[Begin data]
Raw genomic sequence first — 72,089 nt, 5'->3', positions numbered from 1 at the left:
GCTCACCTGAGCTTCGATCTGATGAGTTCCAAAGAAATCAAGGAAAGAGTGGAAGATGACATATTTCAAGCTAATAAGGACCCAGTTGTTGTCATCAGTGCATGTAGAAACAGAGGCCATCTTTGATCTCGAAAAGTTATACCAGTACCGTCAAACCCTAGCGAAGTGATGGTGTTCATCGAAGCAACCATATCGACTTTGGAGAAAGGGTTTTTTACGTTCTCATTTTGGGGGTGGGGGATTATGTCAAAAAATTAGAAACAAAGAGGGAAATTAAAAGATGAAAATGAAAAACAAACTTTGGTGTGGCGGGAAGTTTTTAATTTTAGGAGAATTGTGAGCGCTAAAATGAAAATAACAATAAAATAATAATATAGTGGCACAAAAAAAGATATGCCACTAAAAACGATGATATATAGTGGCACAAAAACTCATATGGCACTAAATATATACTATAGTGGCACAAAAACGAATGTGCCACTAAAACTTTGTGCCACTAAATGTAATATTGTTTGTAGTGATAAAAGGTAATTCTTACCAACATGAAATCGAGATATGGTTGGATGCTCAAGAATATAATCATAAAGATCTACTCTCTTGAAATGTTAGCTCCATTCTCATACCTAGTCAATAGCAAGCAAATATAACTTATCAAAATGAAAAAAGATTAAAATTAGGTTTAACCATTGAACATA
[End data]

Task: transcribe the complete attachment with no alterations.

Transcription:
Raw genomic sequence first — 72,089 nt, 5'->3', positions numbered from 1 at the left:
GCTCACCTGAGCTTCGATCTGATGAGTTCCAAAGAAATCAAGGAAAGAGTGGAAGATGACATATTTCAAGCTAATAAGGACCCAGTTGTTGTCATCAGTGCATGTAGAAACAGAGGCCATCTTTGATCTCGAAAAGTTATACCAGTACCGTCAAACCCTAGCGAAGTGATGGTGTTCATCGAAGCAACCATATCGACTTTGGAGAAAGGGTTTTTTACGTTCTCATTTTGGGGGTGGGGGATTATGTCAAAAAATTAGAAACAAAGAGGGAAATTAAAAGATGAAAATGAAAAACAAACTTTGGTGTGGCGGGAAGTTTTTAATTTTAGGAGAATTGTGAGCGCTAAAATGAAAATAACAATAAAATAATAATATAGTGGCACAAAAAAAGATATGCCACTAAAAACGATGATATATAGTGGCACAAAAACTCATATGGCACTAAATATATACTATAGTGGCACAAAAACGAATGTGCCACTAAAACTTTGTGCCACTAAATGTAATATTGTTTGTAGTGATAAAAGGTAATTCTTACCAACATGAAATCGAGATATGGTTGGATGCTCAAGAATATAATCATAAAGATCTACTCTCTTGAAATGTTAGCTCCATTCTCATACCTAGTCAATAGCAAGCAAATATAACTTATCAAAATGAAAAAAGATTAAAATTAGGTTTAACCATTGAACATA